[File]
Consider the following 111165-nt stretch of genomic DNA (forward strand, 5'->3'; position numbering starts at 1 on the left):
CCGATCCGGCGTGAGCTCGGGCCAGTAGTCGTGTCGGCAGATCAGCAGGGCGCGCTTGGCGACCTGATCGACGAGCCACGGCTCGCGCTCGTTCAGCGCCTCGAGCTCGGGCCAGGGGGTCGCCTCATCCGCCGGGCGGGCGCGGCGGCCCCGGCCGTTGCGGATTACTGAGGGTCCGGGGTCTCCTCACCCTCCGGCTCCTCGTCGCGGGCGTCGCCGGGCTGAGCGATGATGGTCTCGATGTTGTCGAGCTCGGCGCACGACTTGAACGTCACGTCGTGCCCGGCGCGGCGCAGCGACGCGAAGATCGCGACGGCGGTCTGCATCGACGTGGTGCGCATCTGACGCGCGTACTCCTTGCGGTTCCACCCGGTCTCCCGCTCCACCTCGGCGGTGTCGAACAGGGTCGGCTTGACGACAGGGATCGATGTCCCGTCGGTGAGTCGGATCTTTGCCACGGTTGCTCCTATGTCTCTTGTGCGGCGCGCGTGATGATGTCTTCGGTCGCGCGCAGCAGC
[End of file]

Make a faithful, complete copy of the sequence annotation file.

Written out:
Consider the following 111165-nt stretch of genomic DNA (forward strand, 5'->3'; position numbering starts at 1 on the left):
CCGATCCGGCGTGAGCTCGGGCCAGTAGTCGTGTCGGCAGATCAGCAGGGCGCGCTTGGCGACCTGATCGACGAGCCACGGCTCGCGCTCGTTCAGCGCCTCGAGCTCGGGCCAGGGGGTCGCCTCATCCGCCGGGCGGGCGCGGCGGCCCCGGCCGTTGCGGATTACTGAGGGTCCGGGGTCTCCTCACCCTCCGGCTCCTCGTCGCGGGCGTCGCCGGGCTGAGCGATGATGGTCTCGATGTTGTCGAGCTCGGCGCACGACTTGAACGTCACGTCGTGCCCGGCGCGGCGCAGCGACGCGAAGATCGCGACGGCGGTCTGCATCGACGTGGTGCGCATCTGACGCGCGTACTCCTTGCGGTTCCACCCGGTCTCCCGCTCCACCTCGGCGGTGTCGAACAGGGTCGGCTTGACGACAGGGATCGATGTCCCGTCGGTGAGTCGGATCTTTGCCACGGTTGCTCCTATGTCTCTTGTGCGGCGCGCGTGATGATGTCTTCGGTCGCGCGCAGCAGC